Prothon Prototypes vs Python Classes

has has.temp2 at virgin.net
Sun Mar 28 19:28:47 CEST 2004


David MacQuigg wrote:
>> Is all this complexity unecessary?

Yup. Scary to realise a good chunk of your hard-won expert knowledge
is essentially worthless make-work, eh? Ah well... c'est la vie. <g>


Joe Mason replied:

>Complexity's ok if it's in the right place

Hmmm... sort of true. However:

1. Complexity is _never_ desireable. (Unless you're deliberately
obfuscating code, which is the exception that proves the rule.)

2. Essential complexity is something you have to accept; in any large
system it's almost inevitable. Hiding this from casual view may a
reasonable compromise in preventing the average user's head from
exploding.

3. Gratuitous complexity should be eliminated at every opportunity,
however. Hiding it is just a kludge and a copout.

4. Often what's seen as essential complexity is actually gratuitous
complexity that nobody's noticed. (Or have noticed, but prefer to keep
schtum about it for whatever reasons of their own.)



> Ed Suominen just posted a situation where classes and instances need to
> be treated separately.
[...]
> So here's one point where the simplification of prototypes actually ends
> up making the user code more complicated than the full Python version.

Not at all. All it shows is that a class-based programming style
doesn't work well in a classless language. Here's a more sensible
solution:

# Library pseudocode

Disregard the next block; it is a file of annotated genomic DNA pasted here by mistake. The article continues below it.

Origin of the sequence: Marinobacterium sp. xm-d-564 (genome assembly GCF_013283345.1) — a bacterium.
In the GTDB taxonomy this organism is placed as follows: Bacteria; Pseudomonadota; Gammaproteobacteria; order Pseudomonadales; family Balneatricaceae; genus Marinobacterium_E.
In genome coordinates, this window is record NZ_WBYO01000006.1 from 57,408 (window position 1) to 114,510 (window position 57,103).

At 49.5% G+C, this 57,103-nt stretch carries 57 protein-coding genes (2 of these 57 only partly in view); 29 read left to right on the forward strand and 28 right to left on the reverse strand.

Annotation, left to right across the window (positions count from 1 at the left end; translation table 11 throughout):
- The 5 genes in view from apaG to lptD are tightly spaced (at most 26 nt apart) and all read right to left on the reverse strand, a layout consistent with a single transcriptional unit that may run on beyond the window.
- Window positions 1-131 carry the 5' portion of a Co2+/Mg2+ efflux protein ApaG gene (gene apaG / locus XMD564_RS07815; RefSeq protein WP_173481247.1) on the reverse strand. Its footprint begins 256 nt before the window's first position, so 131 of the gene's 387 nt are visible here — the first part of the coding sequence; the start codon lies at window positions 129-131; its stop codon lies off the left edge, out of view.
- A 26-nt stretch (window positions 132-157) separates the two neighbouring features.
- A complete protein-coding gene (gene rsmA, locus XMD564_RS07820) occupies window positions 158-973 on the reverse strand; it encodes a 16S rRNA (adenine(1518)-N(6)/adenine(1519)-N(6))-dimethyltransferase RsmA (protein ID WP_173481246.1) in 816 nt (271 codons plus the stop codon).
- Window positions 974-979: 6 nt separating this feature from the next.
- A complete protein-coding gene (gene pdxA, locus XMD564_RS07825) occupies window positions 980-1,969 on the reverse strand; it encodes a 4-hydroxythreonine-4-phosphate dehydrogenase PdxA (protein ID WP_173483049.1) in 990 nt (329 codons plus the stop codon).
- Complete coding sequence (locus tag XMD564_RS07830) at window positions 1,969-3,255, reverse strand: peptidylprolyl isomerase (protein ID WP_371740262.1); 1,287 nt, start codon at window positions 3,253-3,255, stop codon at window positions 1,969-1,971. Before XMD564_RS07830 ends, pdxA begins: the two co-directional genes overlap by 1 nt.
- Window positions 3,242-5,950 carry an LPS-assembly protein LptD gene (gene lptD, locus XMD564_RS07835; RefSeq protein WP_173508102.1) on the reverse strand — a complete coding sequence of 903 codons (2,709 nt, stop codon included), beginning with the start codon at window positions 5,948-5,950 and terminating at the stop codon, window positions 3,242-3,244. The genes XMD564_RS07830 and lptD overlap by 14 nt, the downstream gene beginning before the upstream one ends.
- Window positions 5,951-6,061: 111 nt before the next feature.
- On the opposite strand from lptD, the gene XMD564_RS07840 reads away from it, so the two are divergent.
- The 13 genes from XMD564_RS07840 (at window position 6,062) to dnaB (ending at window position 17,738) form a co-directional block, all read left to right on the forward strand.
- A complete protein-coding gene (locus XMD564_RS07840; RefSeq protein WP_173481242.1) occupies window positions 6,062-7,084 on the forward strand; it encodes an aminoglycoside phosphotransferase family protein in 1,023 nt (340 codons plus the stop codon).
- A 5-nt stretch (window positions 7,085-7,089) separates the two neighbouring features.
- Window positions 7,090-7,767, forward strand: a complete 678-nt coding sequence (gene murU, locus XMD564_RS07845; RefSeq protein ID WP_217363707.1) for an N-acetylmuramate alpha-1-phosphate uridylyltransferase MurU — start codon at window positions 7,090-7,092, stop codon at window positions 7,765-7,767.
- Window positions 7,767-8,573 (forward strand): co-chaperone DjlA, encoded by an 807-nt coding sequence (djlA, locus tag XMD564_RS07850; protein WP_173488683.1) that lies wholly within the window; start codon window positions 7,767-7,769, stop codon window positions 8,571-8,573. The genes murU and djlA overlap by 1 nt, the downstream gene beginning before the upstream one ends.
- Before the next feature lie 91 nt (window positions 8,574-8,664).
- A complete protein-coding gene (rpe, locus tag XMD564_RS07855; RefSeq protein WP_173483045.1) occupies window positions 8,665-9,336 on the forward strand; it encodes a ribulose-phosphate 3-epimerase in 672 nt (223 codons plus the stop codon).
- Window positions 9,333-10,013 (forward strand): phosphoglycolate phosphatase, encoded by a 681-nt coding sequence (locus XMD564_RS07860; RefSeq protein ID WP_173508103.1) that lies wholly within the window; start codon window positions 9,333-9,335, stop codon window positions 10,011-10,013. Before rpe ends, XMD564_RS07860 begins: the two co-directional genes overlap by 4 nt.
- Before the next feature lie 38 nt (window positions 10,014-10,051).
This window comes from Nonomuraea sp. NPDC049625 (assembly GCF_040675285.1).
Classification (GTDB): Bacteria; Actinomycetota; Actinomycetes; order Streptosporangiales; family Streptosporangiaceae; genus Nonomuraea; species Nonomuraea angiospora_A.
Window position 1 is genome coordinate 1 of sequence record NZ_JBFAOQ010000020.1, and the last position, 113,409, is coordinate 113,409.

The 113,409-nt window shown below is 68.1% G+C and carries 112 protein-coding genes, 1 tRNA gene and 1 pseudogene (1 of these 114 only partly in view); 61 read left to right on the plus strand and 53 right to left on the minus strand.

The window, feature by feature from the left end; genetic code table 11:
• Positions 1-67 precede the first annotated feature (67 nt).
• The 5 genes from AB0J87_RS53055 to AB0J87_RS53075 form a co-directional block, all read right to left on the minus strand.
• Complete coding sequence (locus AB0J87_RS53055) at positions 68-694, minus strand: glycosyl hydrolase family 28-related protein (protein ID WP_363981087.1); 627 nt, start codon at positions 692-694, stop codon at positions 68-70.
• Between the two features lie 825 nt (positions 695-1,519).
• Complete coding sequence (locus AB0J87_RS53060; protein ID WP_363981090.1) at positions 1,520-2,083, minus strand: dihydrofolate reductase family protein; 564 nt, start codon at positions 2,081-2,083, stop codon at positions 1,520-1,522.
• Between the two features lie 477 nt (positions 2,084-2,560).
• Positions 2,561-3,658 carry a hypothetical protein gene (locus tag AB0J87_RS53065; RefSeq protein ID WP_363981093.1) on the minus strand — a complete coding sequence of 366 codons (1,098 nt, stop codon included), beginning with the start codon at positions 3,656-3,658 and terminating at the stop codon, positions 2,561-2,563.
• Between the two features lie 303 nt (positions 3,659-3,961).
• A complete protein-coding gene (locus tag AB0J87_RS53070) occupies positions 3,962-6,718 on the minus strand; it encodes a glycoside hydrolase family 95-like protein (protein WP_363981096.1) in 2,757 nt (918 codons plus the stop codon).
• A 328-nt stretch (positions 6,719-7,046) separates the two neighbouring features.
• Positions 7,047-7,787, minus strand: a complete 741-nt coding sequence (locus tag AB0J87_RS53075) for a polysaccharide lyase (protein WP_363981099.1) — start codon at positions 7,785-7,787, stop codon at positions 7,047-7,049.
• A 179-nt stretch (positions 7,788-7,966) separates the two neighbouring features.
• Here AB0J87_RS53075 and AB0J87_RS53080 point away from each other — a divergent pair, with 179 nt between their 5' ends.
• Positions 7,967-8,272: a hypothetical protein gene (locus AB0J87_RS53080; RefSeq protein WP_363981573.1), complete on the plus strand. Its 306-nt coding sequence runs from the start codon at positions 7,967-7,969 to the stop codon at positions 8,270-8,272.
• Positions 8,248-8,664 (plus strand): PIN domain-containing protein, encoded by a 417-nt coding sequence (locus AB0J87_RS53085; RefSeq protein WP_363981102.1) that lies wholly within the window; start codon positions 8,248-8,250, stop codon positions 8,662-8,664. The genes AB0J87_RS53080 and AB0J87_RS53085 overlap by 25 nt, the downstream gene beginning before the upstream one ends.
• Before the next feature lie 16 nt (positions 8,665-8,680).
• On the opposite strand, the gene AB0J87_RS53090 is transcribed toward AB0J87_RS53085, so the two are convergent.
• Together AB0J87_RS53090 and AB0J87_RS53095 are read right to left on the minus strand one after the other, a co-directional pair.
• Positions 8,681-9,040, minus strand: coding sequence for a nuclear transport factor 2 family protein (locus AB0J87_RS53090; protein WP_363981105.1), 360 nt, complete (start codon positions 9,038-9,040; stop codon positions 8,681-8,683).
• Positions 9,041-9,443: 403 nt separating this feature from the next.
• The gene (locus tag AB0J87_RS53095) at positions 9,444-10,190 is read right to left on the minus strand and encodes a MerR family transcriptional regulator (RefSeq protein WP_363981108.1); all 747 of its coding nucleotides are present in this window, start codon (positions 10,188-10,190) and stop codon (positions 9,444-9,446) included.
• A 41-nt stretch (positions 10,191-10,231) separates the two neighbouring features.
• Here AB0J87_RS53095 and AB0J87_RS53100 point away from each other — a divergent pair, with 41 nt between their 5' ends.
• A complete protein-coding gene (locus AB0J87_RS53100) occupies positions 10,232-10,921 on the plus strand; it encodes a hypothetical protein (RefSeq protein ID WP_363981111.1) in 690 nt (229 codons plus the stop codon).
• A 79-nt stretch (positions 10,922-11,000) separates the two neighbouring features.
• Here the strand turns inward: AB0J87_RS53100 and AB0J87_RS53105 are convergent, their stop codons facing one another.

_fooRegistry = []

obj _Foo: # prototype object
    # Foo's code goes here

def Foo(): # constructor function
    newFoo = _Foo.copy()
    _fooRegistry.append(newFoo)
    return newFoo


Dirt simple with not an ounce of class metaprogramming in sight.

To a class-based programmer, prototype-based OO must feel rather like
running down the High Street with no pants on; a wonderfully
liberating experience once you get over the initial embarrassment.
Python's layering of a stiff, complicated, class-oriented programming
model atop such a highly dynamic implementation seems a bit perverse,
as well as a badly missed opportunity. (Needless to say, I'll be
watching Prothon's development with some considerable interest.:)


> But someone else said that prototype-based languages "tend to grow 
> features that mimic class-based ones", or soemthing like that.

One suspects, however, that such languages were getting along just
fine by themselves till the class-based programmers arrived. As with
missionaries, any approaching Java programmers should be shot on sight
or you'll be infested by crappy typesystems and worshipping bloody
generics before you know it. :p

has



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